Arts and music the path to mental well-being for children

NalandaWay Foundation serves up arts-based programmes to keep students active under India’s COVID-19 lockdown.
Arts and music the path to mental well-being for children

When schools shut across India as part of a national lockdown in March 2020, due to the COVID-19 pandemic, one NGO jumped at the chance to turn disaster into opportunity. 

Based in Chennai, the southern capital of Tamil Nadu state, NalandaWay Foundation envisioned that thousands of school-going children stuck at home for an indefinite and unforeseeable future would start to feel anxious and restless. This would in turn affect their mental health.

NalandaWay’s solution was to use its knowledge and expertise in arts-based education to provide children, young people and even parents and teachers with ways to cope during these uncertain times. 

DIAL-A-STRESS-RELIEVER

One of the non-profit’s interventions targeted 15 and 16-year-old students who were meant to be taking their 10th grade school-leaving examinations, which were postponed or cancelled. NalandaWay partnered with the Tamil Nadu state government and UNICEF to devise a programme that would reduce the stress of students who were stuck in limbo.

Since a majority of the children were from marginalised backgrounds and did not own smartphones, NalandaWay could not rely on delivering this initiative via online platforms. Instead, it worked around this challenge by utilising the country’s Voice Response System, which allowed students to ring a toll-free number that would automatically return their call. 

Upon answering the phone, students listened to a new recorded story lasting up to six minutes each day over 30 days. The narrative revolved around characters of the same age who experienced similar challenges. Through the art of storytelling, young listeners picked up ideas and strategies on how to cope with mental health issues and completed accompanying exercises after each daily recording. 

Founder Sriram V Ayer says more than 30,000 students participated in this programme, called Take It Eazy. One boy, in particular, was so dedicated he would wake up at four in the morning to borrow a neighbour’s phone. A child labourer, he listened to the stories every day, and completed the exercises before heading to work at six.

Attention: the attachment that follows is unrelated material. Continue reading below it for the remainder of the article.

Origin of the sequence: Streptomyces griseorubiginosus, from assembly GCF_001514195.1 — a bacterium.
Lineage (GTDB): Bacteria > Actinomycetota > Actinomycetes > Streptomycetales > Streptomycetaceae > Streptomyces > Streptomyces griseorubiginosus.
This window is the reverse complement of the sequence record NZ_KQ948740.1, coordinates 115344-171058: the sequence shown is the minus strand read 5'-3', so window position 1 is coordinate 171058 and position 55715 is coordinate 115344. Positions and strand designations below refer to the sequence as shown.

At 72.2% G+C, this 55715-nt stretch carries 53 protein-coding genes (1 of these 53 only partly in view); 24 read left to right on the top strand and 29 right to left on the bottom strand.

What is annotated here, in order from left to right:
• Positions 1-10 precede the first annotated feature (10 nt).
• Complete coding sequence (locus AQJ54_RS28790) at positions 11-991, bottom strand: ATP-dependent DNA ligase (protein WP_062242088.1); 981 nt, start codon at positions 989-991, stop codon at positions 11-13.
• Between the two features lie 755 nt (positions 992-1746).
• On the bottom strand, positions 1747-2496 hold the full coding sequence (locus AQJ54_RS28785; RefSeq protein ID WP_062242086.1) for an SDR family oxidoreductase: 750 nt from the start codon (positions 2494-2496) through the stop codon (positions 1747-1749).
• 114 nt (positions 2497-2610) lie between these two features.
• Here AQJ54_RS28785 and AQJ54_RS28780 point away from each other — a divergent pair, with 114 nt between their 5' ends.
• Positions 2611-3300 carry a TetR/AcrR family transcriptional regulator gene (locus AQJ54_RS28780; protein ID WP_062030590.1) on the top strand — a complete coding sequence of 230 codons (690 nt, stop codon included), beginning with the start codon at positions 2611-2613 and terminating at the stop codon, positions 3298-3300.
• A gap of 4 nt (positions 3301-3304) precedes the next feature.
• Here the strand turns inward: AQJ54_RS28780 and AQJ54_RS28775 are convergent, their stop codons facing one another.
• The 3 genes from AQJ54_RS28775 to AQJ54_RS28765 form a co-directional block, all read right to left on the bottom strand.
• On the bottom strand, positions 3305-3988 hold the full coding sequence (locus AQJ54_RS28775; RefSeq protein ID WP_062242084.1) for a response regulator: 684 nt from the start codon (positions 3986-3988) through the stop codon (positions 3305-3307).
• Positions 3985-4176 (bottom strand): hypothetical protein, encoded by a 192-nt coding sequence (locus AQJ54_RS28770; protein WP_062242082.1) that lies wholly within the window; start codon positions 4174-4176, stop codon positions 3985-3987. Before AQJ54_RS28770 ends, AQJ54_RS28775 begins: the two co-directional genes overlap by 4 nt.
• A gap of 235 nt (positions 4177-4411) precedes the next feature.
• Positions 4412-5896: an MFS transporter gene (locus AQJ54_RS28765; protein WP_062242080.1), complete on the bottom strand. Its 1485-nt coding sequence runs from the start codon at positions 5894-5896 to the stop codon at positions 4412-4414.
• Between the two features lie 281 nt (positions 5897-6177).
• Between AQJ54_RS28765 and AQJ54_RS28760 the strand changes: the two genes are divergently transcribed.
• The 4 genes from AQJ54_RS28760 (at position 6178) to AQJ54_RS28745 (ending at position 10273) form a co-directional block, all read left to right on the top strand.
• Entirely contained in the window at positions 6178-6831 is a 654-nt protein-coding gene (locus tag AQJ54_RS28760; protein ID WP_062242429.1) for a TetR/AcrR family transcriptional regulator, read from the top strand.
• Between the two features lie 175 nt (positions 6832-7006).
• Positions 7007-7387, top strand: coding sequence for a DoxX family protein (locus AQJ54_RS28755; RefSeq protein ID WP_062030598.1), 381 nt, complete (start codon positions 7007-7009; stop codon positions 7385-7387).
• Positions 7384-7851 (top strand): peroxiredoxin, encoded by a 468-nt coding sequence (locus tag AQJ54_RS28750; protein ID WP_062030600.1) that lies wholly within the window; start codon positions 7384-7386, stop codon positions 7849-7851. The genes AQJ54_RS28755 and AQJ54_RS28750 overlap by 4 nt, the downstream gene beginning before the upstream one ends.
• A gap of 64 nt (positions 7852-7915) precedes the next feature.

“This is a kid who can’t speak English, but was suddenly talking about locus of control or being mindful and journaling. I was really touched,” recounts Sriram. “We were able to create something interesting and innovative that a child with no access but [plenty of determination] found a way to use the resource for his own benefit.”

Nalandaway
(Photo courtesy of NalandaWay Foundation)

PANDEMIC INTERVENTIONS

Another COVID-19 response was to launch a set of guides called Art for Wellbeing - A Parent’s Guide, to reach out to children aged three to 15, as well as their caregivers. Sriram explains that the guides were a way to help them express their fears, deal with emotions and build a circle of safety. The guides were so popular they have been translated into 16 languages, including local, and foreign languages, such as Vietnamese, Malay, Bahasa Indonesia, German, Italian and French. 

Sriram attributes his connection to the Singapore International Foundation’s Arts for Good (A4G) Fellowship programme as crucial to expanding the reach of these guides beyond India. A4G aims to enhance cross-cultural understanding and its network of fellows in Asia rallied around NalandaWay during the pandemic to translate the Art for Wellbeing guides.

“It was remarkable,” says Sriram. “We are actively looking at how to serve populations of young people in disadvantaged neighbourhoods in our respective countries through shared arts-based resources.”

Nalandaway